Thus, supplementation with iron is generally recommended during pregnancy to meet the iron needs of mother and baby. Research has shown that when detected early in pregnancy, iron deficiency anemia is associated with a > 2-fold increase in the risk of preterm delivery. Maternal anemia when diagnosed before mid pregnancy is also associated with an increased risk of preterm birth.21

Unfortunately, regular iron screenings aren’t generally part of standard prenatal care unless anemia is detected in the initial blood work.

Yet, research shows that close monitoring of iron status during pregnancy (and ideally during preconception) to achieve optimal iron levels is critical to mother and baby.

In addition to an increased risk of preterm birth, iron deficiency can also cause negative impacts on the fetal brain and complications during delivery and postpartum.22

All that said, not ALL women require extra iron supplementation. Some pregnant women are already iron-sufficient, and in some cases may be iron-overloaded. 

Supplementing iron in an iron-sufficient or iron-overloaded person, can lead to an increased risk of fetal growth restriction, preterm delivery, preeclampsia, gestational diabetes, inflammation, and oxidative stress.23

Plus, by failing to measure iron, we may miss the diagnosis of hemochromatosis, which is an inborn error of iron metabolism that causes excess iron accumulation. These women should not be supplementing with extra iron in a standard prenatal vitamin.24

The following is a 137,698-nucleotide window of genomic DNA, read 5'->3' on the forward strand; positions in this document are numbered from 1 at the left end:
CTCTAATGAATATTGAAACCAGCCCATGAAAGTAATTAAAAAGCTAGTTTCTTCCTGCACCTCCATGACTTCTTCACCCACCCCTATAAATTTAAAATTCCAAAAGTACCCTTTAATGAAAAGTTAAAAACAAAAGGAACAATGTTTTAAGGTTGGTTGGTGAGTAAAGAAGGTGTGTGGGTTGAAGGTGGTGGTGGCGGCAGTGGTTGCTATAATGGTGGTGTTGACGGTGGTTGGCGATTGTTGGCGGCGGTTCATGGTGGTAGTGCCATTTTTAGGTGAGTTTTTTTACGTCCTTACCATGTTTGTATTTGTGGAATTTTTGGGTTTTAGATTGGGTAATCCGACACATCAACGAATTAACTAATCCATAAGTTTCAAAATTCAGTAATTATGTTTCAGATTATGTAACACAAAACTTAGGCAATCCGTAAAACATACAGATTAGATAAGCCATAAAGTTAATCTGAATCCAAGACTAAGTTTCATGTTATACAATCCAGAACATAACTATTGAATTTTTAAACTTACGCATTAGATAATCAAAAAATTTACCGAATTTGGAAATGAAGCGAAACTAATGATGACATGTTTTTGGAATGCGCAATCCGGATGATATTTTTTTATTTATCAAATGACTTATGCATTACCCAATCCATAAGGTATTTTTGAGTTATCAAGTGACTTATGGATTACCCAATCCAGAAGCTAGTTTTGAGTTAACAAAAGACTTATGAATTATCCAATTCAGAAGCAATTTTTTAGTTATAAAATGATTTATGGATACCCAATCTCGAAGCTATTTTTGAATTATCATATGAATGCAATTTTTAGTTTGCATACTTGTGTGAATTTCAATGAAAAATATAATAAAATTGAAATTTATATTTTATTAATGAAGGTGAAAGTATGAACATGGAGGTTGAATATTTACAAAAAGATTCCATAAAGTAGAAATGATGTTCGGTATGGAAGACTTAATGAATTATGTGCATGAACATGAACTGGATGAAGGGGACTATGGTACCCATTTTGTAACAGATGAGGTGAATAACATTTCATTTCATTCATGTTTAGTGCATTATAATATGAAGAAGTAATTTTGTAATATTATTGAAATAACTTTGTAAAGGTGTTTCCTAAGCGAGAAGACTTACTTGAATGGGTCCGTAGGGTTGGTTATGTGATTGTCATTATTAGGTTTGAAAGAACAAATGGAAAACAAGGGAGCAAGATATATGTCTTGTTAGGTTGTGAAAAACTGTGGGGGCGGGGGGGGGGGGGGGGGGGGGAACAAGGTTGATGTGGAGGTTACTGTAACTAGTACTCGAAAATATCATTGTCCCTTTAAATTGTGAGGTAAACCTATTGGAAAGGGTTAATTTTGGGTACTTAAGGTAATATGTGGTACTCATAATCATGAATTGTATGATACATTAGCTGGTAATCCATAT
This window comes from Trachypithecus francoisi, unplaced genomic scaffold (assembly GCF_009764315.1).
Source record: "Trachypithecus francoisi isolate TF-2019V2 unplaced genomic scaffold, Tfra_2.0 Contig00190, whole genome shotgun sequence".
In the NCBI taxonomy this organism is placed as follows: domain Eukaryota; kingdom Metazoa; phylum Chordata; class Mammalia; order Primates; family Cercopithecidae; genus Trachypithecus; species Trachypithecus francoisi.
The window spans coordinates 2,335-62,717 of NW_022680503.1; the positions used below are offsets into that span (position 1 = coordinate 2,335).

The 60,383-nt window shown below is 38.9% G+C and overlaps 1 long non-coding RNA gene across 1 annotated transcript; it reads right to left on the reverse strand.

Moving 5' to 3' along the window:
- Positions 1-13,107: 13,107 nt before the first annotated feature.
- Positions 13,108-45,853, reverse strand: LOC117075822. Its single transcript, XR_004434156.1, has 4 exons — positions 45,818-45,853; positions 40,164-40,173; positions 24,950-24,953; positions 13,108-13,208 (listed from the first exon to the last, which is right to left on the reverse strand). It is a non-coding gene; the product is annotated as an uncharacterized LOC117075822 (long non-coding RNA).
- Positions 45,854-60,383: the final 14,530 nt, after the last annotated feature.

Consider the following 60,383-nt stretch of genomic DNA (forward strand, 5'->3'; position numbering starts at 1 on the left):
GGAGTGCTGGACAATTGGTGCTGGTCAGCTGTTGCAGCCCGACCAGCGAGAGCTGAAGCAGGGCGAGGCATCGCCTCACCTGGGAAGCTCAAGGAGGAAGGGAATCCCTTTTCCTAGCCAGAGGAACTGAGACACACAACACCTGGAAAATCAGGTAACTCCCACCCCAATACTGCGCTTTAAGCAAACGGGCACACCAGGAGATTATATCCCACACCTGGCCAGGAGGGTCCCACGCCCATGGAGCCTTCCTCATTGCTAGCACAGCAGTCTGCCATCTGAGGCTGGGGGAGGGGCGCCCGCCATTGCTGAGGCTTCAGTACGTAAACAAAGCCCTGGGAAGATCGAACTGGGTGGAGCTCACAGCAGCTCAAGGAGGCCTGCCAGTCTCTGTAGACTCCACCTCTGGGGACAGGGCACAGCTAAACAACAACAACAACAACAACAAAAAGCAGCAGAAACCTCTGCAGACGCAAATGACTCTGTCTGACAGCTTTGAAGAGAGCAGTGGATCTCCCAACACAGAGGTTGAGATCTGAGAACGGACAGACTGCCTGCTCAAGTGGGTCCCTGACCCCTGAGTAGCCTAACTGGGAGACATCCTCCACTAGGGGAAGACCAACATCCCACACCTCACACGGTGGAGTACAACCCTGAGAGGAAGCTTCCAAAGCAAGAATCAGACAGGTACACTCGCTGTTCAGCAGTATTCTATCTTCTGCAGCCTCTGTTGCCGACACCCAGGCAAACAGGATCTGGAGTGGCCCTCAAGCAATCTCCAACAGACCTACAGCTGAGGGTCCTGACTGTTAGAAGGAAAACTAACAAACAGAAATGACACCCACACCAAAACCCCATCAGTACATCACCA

All this brings us back to the importance of regular testing of your iron (CBC/complete blood count) and stored iron (known as ferritin) levels, to determine the best prenatal for you. It’s not expensive, complicated or risky and the benefits are immense for mother and baby.

When it comes to the forms of minerals such as iron, magnesium, and zinc look for minerals bound to glycine. This form of delivery system is superior in terms of absorption while being gentle on your stomach.25

These are usually listed with the words “glycinate”, “chelate”, or “bisglycinate” next to them (as in “magnesium glycinate” or “calcium bisglycinate”). Albion’s minerals are my favorite in terms of absorption, and you’ll see their name on various supplement labels.

Your prenatal should contain iodine

All prenatals should contain iodine. This essential trace mineral is important to proper brain development in the fetus, protects against miscarriage, birth defects, and stillbirth, and helps keep mom’s production of thyroid hormone stable while protecting immunity. Women are often deficient due to a lack of iodine in most Western diets.26

Plus, in some regions of the world, iodine-deficient soils are common, increasing the risk of iodine deficiency among people who consume foods primarily from those areas.